German Finance Minister Wolfgang Schäuble grumbled about such schemes last year, the Wall Street Journal reports. And the EC stepped up its investigations into patent boxes in March amid suspicions that the model does little to boost R&D investments. With governments and citizens across Europe reining in spending in the wake of the financial crisis, newspaper headlines about U.S. corporations paying minimal taxes on massive profits have angered people across the continent.
As well as looking into the patent boxes, the EC is investigating tax practices at Apple, Fiat and Starbucks. Biopharma companies have yet to enter the EC's crosshairs, but any changes to the patent box or attempts to stop the labyrinthine arrangements some corporations use to minimize tax bills would affect the industry. Earlier EC efforts to clamp down on tax schemes have struggled to make an impact, but experts think the latest probe's use of state-aid laws could give it teeth.
If the tax breaks are ruled to be state aid, companies could have to pay out. The impact of any changes to patent boxes would not only affect the tax rates of individual companies but also reshape the European M&A landscape. Some think this is unlikely, though. "What normally happens is, modifications are made to comply with state-aid rules," Kevin Phillips, a tax partner at accounting firm Baker Tilly, told the WSJ. - read WSJ's tax probe article (sub. req.) and patent box post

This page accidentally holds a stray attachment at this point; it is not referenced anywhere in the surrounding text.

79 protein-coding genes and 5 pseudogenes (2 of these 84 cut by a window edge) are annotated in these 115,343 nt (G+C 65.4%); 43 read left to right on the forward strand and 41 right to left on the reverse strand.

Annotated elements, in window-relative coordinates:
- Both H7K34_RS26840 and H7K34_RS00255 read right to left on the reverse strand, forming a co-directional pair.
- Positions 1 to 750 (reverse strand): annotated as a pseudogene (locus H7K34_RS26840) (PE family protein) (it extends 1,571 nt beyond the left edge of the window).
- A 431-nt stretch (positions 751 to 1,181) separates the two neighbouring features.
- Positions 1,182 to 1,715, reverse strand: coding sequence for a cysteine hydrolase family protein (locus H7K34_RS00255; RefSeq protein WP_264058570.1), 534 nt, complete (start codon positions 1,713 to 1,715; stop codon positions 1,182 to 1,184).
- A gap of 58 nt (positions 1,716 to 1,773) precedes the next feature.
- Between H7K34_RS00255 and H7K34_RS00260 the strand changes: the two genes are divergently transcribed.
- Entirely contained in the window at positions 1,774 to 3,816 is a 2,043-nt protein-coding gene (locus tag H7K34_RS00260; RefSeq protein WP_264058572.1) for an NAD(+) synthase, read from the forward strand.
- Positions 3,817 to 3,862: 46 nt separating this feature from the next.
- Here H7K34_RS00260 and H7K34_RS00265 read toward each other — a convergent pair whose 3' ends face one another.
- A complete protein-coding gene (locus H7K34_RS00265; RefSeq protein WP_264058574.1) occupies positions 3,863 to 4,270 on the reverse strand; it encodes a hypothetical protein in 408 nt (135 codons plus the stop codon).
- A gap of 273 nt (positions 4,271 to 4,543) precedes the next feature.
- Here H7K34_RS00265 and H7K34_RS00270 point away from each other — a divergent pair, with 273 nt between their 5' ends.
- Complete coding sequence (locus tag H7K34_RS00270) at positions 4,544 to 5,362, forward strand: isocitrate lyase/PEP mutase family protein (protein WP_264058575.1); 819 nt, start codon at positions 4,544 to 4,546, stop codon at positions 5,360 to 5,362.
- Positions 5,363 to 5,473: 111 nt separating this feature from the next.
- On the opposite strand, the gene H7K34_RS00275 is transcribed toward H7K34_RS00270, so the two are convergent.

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Having taken candidates for oncology and anti-inflammatory indications to mid-stage trials, Israeli biotech VBL Therapeutics is planning an IPO to fund its push towards commercialization. The Nasdaq listing could give the company $75 million (€55 million), a sum it estimates will be enough to gather data for a BLA of its recurrent glioblastoma candidate.
|VBL Therapeutics CEO Dror Harats|
VBL--formerly known as Vascular Biogenics--is already recruiting sites and investigators for a Phase III trial of the drug and talking to the FDA about the design of the study. If everything goes according to plan, VBL will start the trial by the first quarter of 2015 and have the data it needs for a BLA in the second half of 2017. The plan is predicated on the FDA agreeing to accept data from a single pivotal trial, and VBL is in the middle of discussing this and other terms with the regulator.
Bigger competitors are also targeting the glioblastoma market, with AbbVie ($ABBV) presenting positive Phase I data at ASCO last month and Roche's ($RHHBY) Avastin already approved for use in patients who have progressed after prior treatment. VBL is investigating the use of its drug in conjunction with Avastin in an open-label Phase II trial. Both drugs are anti-angiogenic agents, and their similarities have influenced which other indications VBL is targeting.